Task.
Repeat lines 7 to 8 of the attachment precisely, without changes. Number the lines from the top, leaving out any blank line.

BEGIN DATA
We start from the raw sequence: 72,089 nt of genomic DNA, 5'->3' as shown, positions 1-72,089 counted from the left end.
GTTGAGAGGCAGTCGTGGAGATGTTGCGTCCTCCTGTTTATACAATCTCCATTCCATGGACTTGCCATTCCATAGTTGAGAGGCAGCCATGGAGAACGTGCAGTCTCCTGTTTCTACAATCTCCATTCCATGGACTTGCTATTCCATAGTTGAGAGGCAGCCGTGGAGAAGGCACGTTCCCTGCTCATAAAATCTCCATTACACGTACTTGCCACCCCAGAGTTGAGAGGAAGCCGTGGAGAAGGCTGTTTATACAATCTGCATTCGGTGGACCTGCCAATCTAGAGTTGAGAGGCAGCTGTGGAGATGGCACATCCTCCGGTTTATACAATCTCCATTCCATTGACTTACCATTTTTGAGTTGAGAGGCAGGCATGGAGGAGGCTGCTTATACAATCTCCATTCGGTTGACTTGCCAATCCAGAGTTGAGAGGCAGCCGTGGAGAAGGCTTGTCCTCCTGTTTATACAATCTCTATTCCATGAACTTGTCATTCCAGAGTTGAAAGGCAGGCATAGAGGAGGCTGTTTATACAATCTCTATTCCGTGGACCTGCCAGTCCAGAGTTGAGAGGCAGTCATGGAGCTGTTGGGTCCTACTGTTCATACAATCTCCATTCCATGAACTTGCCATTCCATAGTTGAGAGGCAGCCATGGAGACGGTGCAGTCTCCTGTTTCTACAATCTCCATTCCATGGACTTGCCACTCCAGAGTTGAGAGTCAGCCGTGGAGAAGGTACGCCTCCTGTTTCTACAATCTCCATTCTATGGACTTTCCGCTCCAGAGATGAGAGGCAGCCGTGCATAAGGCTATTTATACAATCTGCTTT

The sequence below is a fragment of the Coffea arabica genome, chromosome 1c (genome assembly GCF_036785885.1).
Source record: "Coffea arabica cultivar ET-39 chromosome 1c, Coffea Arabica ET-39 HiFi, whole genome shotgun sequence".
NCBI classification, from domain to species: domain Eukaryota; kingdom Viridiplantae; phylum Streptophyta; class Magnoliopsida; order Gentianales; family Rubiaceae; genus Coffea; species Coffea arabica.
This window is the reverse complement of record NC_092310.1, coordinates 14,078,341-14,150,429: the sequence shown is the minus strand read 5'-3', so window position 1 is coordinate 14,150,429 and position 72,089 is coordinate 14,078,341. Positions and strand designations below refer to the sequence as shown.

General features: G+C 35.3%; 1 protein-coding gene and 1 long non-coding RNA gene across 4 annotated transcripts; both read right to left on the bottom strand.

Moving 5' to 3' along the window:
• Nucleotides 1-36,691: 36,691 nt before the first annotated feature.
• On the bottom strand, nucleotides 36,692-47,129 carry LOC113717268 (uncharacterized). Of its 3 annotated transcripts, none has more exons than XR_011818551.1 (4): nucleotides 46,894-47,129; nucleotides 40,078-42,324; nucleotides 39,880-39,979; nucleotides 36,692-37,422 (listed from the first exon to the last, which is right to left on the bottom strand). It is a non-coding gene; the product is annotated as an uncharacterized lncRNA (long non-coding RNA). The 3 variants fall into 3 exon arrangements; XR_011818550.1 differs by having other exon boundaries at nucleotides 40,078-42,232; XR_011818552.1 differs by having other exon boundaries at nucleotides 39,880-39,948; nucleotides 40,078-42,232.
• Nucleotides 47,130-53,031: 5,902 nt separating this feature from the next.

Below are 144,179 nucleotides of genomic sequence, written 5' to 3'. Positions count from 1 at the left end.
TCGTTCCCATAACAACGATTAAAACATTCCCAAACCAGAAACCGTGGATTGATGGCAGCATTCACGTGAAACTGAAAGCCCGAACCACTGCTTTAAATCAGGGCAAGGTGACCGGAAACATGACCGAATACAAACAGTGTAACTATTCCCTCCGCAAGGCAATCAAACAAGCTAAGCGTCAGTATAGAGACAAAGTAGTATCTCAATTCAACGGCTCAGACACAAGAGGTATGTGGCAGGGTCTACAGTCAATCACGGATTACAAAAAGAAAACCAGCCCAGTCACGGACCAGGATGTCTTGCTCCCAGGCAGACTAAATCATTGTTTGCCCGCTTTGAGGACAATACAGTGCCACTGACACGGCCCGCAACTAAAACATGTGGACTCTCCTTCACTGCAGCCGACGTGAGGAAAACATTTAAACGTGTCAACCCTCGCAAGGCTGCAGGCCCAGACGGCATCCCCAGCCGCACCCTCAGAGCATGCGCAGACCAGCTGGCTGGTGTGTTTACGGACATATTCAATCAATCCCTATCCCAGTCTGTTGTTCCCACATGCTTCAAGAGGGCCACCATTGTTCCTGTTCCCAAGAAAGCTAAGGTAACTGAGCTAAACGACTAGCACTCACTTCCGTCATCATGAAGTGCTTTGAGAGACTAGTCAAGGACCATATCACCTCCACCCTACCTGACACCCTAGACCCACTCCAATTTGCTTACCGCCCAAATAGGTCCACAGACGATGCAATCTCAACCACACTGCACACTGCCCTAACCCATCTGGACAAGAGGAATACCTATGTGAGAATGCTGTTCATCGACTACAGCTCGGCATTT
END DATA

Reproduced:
General features: G+C 35.3%; 1 protein-coding gene and 1 long non-coding RNA gene across 4 annotated transcripts; both read right to left on the bottom strand.

Moving 5' to 3' along the window: